Britain’s greatest banks are to halt billions of kilos in dividends to shareholders to liberate extra cash for the economic system within the wake of the coronavirus disaster.
Barclays shareholders have been anticipated to be paid £1.03bn on Friday, Lloyds shareholders would have pocketed £1.58bn whereas RBS had anticipated to pay its shareholders a complete of £968m – £600m of which might have gone to the Treasury because of the government’s 62% stake in RBS.
Standard Chartered, NatWest, Santander, Nationwide and HSBC have additionally agreed to cancel dividends and share buybacks.
It follows a request from the Bank of England’s Prudential Regulation Authority (PRA) that they droop all plans to return cash to shareholders for the subsequent 9 months.
The PRA additionally stated it expects banks to not pay any money bonuses to their prime members of employees.
The PRA stated it “welcomes” the selections of all of the UK’s greatest banks to droop dividends and share buybacks till the tip of 2020, and cancel any excellent funds.
It added: “Although the decisions taken today will result in shareholders not receiving dividends, they are a sensible precautionary step given the unique role that banks need to play in supporting the wider economy through a period of economic disruption, alongside the extraordinary measures being taken by the authorities.”
Following the 2008 monetary disaster the foundations governing banks have been tightened to ensure they retained extra capital to mitigate in opposition to extreme monetary shocks.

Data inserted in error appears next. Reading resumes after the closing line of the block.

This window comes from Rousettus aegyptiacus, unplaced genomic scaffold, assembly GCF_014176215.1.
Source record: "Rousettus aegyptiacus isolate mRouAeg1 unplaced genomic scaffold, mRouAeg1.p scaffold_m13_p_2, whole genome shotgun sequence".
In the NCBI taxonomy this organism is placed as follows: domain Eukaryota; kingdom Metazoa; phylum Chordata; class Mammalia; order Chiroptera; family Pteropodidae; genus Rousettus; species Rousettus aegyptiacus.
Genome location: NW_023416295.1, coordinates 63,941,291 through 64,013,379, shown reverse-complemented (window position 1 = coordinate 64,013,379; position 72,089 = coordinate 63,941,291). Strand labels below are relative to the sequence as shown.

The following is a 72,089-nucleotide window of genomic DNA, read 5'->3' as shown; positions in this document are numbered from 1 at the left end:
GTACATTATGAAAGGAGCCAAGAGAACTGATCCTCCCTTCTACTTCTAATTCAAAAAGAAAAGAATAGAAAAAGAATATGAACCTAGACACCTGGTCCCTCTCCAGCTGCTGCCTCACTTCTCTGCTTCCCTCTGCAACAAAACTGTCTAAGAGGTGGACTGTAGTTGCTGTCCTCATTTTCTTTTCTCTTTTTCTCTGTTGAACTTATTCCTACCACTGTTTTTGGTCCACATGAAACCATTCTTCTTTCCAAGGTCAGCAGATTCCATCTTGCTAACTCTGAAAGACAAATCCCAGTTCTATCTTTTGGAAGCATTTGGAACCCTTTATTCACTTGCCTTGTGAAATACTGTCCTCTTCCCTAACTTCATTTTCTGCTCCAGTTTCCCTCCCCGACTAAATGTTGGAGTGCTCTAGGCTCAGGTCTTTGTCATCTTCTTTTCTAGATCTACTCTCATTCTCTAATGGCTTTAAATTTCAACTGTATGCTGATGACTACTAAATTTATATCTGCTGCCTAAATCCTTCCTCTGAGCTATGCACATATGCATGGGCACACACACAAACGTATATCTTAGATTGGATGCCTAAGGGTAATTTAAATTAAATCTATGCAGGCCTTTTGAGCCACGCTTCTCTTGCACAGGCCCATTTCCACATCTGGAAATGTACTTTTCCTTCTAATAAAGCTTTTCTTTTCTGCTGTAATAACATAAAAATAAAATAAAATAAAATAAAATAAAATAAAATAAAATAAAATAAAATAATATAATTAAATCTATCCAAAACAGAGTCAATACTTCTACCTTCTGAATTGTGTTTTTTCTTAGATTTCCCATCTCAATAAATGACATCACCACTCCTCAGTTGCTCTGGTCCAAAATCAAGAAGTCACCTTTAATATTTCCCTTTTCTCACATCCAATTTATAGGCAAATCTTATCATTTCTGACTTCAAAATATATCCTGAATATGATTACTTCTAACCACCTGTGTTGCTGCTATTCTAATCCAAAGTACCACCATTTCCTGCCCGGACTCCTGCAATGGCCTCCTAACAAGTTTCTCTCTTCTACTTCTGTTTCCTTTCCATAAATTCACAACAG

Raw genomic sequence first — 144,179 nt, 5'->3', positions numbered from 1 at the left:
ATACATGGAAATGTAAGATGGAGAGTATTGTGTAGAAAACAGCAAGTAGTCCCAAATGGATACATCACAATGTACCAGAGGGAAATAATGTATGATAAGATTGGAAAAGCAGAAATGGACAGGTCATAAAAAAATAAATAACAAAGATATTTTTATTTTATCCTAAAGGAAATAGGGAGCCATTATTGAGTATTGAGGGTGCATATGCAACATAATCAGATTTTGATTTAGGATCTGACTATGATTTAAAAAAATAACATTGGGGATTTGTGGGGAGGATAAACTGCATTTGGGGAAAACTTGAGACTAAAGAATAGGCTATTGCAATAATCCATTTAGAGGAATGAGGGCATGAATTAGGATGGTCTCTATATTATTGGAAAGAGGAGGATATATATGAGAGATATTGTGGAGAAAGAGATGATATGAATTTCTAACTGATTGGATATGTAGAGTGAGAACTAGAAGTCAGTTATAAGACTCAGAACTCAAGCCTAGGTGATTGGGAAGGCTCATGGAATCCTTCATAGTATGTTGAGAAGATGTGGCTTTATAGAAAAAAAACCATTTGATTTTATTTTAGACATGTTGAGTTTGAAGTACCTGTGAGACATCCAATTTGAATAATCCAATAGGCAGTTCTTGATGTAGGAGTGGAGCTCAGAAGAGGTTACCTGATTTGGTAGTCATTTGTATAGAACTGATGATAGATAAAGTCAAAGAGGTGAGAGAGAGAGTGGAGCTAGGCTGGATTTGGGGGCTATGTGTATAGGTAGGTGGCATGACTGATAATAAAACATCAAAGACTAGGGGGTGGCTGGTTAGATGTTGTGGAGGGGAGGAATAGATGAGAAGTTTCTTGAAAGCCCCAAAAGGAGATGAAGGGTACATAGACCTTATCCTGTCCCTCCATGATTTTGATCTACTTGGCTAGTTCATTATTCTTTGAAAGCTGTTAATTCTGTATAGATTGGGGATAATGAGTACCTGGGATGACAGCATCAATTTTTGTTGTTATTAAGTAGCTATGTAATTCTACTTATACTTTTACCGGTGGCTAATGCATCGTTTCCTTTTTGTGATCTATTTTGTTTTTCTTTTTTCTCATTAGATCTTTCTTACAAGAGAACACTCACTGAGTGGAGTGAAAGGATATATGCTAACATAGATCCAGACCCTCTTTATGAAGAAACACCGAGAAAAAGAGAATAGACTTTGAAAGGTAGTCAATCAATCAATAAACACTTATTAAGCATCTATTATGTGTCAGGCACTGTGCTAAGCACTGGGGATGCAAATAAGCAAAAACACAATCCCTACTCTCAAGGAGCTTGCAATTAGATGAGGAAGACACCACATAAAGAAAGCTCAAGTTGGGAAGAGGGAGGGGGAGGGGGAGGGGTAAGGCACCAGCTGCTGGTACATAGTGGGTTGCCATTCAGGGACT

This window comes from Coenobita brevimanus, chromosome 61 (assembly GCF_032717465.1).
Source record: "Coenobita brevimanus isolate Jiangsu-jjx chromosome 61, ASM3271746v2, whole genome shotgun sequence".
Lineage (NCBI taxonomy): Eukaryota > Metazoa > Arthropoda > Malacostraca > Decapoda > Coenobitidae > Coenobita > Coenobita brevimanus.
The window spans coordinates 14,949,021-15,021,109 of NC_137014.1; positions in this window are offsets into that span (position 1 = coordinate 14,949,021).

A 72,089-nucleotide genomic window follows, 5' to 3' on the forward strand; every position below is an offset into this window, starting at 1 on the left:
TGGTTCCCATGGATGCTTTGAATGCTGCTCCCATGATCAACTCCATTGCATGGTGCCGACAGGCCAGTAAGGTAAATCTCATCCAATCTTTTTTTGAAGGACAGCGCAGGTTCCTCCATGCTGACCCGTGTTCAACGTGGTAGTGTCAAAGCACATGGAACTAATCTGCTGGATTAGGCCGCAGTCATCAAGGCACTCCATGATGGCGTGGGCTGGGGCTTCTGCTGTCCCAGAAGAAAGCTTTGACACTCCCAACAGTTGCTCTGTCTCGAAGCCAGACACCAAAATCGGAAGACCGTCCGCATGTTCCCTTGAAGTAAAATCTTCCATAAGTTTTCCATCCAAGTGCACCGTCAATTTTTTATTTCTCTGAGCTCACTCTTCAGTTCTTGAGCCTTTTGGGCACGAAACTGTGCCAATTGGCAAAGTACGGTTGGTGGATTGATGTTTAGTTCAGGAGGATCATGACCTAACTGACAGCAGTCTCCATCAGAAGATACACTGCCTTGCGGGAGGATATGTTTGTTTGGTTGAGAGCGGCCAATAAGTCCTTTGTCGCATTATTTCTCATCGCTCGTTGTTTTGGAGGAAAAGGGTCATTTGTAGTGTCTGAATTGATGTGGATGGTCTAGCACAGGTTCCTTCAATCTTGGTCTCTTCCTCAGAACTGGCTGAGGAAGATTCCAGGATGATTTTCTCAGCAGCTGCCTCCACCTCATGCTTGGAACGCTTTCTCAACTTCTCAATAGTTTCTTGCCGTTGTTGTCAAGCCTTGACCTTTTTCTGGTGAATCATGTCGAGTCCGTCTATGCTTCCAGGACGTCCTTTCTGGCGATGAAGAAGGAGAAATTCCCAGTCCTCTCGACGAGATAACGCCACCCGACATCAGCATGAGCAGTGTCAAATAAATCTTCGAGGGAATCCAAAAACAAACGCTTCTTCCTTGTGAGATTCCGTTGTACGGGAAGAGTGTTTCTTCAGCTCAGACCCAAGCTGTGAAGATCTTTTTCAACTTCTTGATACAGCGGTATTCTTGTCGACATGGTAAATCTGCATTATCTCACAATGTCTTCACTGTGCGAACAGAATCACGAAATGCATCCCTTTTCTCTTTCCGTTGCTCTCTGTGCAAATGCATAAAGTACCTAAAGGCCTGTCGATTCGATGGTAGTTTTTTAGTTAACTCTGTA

The PRA stated it believes Britain’s banks have sufficient capital to climate extreme recessions attributable to the coronavirus pandemic in each the UK and globally.
RBS chief government Alison Rose stated: “RBS has a robust capital and liquidity position and we are focused on ensuring we support our customers and help them to navigate the immediate and longer-term challenges they are facing as a result of COVID-19.”
Barclays chairman Nigel Higgins stated: “These are difficult decisions, not least in terms of the immediate impact they will have on shareholders.
“The financial institution has a powerful capital base, however we expect it’s proper and prudent, for the numerous companies and those who we help, to take these steps now, and be certain that Barclays is nicely positioned to proceed doing what we are able to to assist by way of this disaster.”